The role of particle associated microbes in remineralisation of faecal pellets in the upper mesopelagic of the Scotia Sea, Antarctica

Fecal pellets (FP) are a key component of the biological carbon pump, as they can, under some circumstances, efficiently transfer carbon to depth. Like other forms of particulate organic carbon (POC), they can be remineralized in the ocean interior (particularly in the upper 200 m), or alternatively they can be preserved in the sediments. The controls on the attenuation of FP flux with depth are not fully understood, in particular, the relative contributions of zooplankton fragmentation and microbial/zooplankton respiration to FP loss. Collection of sinking particles using Marine Snow Catchers at three ecologically contrasting sites in the Scotia Sea, Antarctica, revealed large differences in POC flux composition (5–96% FP) and flux attenuation despite similar temperatures. To determine the importance of microbial respiration on FP loss in the upper mesopelagic, we made the first ever measurements of small scale oxygen gradients through the boundary layer at the interface of krill FP collected from the Scotia Sea. Estimated carbon-specific respiration rates of microbes within FP (0.010–0.065 d−1) were too low to account for the observed large decreases in FP flux over the upper 200 m. Therefore, the observed rapid declines in downward FP flux in the upper mesopelagic are more likely to be caused by zooplankton, through coprophagy, coprorhexy, and coprochaly. Microbial respiration is likely to be more important in regions of higher temperatures, and at times of the year, or in depths of the ocean, where zooplankton abundances are low and therefore grazing and fragmentation processes are reduced.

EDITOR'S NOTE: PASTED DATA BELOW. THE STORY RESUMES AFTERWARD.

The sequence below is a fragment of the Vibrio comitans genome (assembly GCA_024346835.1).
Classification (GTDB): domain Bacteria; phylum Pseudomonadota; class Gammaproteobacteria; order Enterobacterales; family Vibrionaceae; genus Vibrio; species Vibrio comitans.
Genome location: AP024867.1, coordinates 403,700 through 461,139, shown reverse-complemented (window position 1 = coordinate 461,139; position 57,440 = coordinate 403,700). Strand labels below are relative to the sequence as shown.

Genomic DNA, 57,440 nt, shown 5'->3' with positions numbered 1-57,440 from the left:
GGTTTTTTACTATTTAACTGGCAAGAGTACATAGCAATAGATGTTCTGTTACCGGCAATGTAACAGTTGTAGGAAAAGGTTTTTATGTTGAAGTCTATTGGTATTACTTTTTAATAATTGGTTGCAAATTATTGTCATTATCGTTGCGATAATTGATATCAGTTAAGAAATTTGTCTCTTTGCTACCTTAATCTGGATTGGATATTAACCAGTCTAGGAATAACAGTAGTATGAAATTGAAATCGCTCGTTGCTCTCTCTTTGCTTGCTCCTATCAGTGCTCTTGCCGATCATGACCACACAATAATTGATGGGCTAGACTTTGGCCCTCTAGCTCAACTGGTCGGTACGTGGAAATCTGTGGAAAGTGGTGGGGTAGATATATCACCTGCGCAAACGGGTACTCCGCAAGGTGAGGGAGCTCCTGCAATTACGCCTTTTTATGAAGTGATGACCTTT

Details

Publication status:
Published
Author(s):
Authors: Belcher, Anna, Iversen, Morten, Manno, Clara, Henson, Stephanie A., Tarling, Geraint A., Sanders, Richard

On this site: Anna Belcher, Clara Manno, Geraint Tarling
Date:
1 May, 2016
Journal/Source:
Limnology and Oceanography / 61
Page(s):
1049-1064
Digital Object Identifier (DOI):
https://doi.org/10.1002/lno.10269